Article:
Labor groups, teachers address need for school funding
Lockeland Elementary School in Nashville. Metro Nashville Public Schools will get Title 1 funds for low-income students slashed, but got boosts from other funding sources. (Photo: John Partipilo)
With education being on the agenda of Tennessee lawmakers this year, organizations across the state are asking for increased funding for schools to counteract long standing issues complicated by the COVID-19 pandemic.
On Tuesday, educators, parents and labor organizations — Memphis For All, AFL-CIO, Stand Up Nashville, Nashville Organized for Action and Hope and Memphis Labor Council — held a press conference to discuss the challenges facing the state’s public school systems, given that Tennessee ranks 46 out of 50 nationally in the amount invested in each student.
Tennessee uses the Basic Education Program (BEP) as the funding formula to decide how state education funds are distributed to schools, but lawmakers on both sides of the political spectrum are seeking to overhaul the 30-year-old BEP formula.
While lawmakers siding with Gov. Bill Lee sought to shift the program to a “student-based” formula, critics believe Lee is making attempts to shift state funds to provide subsidies for parents seeking to send children to private institutions.
Metro Nashville Public Schools, Shelby County Schools districts and 80 other districts are currently involved in a lawsuit against the state over the BEP and argue that the state doesn’t provide enough money to meet the needs of their students, many of whom live in poverty.
The Metro Nashville Education Association surveyed 1,413 people in three languages to gauge public opinion on issues being brought up in the Legislature this month.
Without sufficient pay and with increased risks due to COVID, many of my fellow co-workers were forced to leave positions and students that they loved in serach of livable wages.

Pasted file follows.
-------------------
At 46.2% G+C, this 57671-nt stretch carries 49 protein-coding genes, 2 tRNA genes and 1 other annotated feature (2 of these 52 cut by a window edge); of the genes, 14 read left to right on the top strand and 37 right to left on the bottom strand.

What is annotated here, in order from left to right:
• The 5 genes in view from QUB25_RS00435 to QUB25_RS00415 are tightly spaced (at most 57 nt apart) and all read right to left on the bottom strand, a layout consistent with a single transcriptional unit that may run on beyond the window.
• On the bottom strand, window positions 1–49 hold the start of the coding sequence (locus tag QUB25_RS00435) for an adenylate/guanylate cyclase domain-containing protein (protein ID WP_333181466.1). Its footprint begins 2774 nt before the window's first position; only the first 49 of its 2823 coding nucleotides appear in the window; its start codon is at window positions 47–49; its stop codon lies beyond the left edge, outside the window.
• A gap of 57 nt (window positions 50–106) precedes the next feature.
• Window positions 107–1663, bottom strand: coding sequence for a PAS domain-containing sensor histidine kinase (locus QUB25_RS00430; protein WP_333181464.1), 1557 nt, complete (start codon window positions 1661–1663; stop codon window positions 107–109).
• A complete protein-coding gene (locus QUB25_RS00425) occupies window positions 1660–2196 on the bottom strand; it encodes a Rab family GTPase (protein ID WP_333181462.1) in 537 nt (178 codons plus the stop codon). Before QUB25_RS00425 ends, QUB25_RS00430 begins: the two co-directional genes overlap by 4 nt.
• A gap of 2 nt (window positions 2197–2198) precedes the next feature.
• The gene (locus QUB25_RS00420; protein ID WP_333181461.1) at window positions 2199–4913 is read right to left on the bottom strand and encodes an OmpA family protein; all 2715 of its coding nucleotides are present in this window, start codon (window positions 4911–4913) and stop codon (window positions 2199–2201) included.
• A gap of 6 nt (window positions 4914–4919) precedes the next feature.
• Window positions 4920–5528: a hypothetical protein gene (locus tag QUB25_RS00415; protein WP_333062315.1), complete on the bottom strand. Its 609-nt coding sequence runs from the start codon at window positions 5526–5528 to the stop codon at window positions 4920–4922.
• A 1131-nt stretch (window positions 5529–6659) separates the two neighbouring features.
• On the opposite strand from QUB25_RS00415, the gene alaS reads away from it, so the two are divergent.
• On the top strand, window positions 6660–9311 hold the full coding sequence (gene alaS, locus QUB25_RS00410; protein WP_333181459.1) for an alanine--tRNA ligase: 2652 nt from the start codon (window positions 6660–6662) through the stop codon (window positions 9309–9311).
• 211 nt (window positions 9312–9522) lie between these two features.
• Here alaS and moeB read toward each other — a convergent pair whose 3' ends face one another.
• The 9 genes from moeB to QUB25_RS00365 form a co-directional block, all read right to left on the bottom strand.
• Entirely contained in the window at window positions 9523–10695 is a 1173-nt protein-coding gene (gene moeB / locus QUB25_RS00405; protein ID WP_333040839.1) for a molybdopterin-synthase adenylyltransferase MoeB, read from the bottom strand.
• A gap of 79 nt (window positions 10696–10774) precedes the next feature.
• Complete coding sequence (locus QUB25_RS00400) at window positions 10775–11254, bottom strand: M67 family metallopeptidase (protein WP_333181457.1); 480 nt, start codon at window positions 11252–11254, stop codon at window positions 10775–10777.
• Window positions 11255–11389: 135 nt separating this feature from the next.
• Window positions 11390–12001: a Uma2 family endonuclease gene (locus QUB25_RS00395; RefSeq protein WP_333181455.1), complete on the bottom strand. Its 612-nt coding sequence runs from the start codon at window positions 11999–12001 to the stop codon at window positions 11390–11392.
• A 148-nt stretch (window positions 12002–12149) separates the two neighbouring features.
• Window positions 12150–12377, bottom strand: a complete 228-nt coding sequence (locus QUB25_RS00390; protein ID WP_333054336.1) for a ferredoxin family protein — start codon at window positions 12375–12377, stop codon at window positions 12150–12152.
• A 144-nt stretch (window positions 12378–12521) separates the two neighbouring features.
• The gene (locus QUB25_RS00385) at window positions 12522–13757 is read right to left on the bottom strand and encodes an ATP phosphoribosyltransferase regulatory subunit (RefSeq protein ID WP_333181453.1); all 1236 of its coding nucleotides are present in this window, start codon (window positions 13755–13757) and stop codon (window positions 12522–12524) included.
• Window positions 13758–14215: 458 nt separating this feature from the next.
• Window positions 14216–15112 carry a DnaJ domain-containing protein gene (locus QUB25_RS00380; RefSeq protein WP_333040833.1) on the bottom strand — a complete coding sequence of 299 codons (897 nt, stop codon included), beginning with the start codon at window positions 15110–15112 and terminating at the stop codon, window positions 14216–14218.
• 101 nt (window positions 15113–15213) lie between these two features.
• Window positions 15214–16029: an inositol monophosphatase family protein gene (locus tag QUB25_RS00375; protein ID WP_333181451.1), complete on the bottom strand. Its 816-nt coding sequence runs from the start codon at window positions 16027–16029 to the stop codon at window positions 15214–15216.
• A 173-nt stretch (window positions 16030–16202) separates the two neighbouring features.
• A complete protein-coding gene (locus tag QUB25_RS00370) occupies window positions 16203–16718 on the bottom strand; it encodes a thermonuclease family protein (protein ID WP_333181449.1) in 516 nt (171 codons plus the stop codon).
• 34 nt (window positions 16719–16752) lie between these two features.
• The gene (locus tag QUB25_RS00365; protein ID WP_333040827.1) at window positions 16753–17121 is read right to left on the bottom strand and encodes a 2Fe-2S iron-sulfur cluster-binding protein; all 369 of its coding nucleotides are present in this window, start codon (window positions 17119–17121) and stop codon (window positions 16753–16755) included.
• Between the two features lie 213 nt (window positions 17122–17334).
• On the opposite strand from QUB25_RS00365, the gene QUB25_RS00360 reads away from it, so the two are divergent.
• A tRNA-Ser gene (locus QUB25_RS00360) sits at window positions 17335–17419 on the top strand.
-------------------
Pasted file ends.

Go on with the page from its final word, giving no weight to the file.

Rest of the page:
– Esi Akyere Mali Arthur Snodgrass, Metro Nashville Public Schools teacher
Notably, 98.2% did not agree with using public funds for private school facilities, 95.6% did not support giving public subsidies to families who could afford to send children to private schools and 8% said school facilities were adequately maintained.
Another 58% said education would affect how they vote for future elections.
“Right now, we really are at a crossroads in terms of what we, the state of Tennessee, as the people who make up the state, will do about this situation,” said the Rev. Francisico Garcia, assistant chaplain at Vanderbilt University’s St. Augustine’s Episcopal Chapel and a host of the press conference.
Other speakers talked about fears that school districts across the state could face severe school faculty shortages as employees face burnout and insufficient pay.
Amanda Mgbodille, parent and substitute teacher at May Werthan Shayne Elementary School, a Nashville school, said that although teachers received a pay raise, other school faculty members are not receiving livable wages, adding that she and her family would not be able to survive on her salary alone.
“Here at my school, we definitely have staffing issues,” she said.
Another teacher said that “nearly all supply needs come out of my own pocket,” and that BEP funds were only covering a small fraction of supplies needed for instruction.
“These kinds of factors, class sizes and lack of funds, really make it difficult to meet every student’s needs,” said Julie Trudel.
With a lack of educational funding and livable wages for school faculty, labor organizations say qualified workers will leave school districts in droves and school systems will be unable to provide adequate support systems for students, such as socio-emotional learning for students facing COVID-related trauma.
“Without sufficient pay and with increased risks due to COVID, many of my fellow co-workers were forced to leave positions and students that they loved in search of livable wages,” said Esi Akyere Mali Arthur Snodgrass, an educator for Metro Nashville Public Schools.
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